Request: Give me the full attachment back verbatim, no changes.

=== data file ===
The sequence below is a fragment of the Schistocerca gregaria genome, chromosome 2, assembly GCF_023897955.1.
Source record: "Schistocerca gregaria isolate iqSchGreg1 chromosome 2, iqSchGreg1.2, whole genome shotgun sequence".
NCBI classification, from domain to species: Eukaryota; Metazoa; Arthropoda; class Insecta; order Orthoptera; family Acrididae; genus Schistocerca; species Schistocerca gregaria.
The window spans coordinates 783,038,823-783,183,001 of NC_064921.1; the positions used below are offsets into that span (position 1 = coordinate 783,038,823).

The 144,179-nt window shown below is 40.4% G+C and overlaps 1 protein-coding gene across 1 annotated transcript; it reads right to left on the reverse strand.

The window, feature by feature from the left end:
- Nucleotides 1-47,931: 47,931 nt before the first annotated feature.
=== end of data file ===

The sequence below is a fragment of the Schistocerca gregaria genome, chromosome 2, assembly GCF_023897955.1.
Source record: "Schistocerca gregaria isolate iqSchGreg1 chromosome 2, iqSchGreg1.2, whole genome shotgun sequence".
NCBI classification, from domain to species: Eukaryota; Metazoa; Arthropoda; class Insecta; order Orthoptera; family Acrididae; genus Schistocerca; species Schistocerca gregaria.
The window spans coordinates 783,038,823-783,183,001 of NC_064921.1; the positions used below are offsets into that span (position 1 = coordinate 783,038,823).

The 144,179-nt window shown below is 40.4% G+C and overlaps 1 protein-coding gene across 1 annotated transcript; it reads right to left on the reverse strand.

The window, feature by feature from the left end:
- Nucleotides 1-47,931: 47,931 nt before the first annotated feature.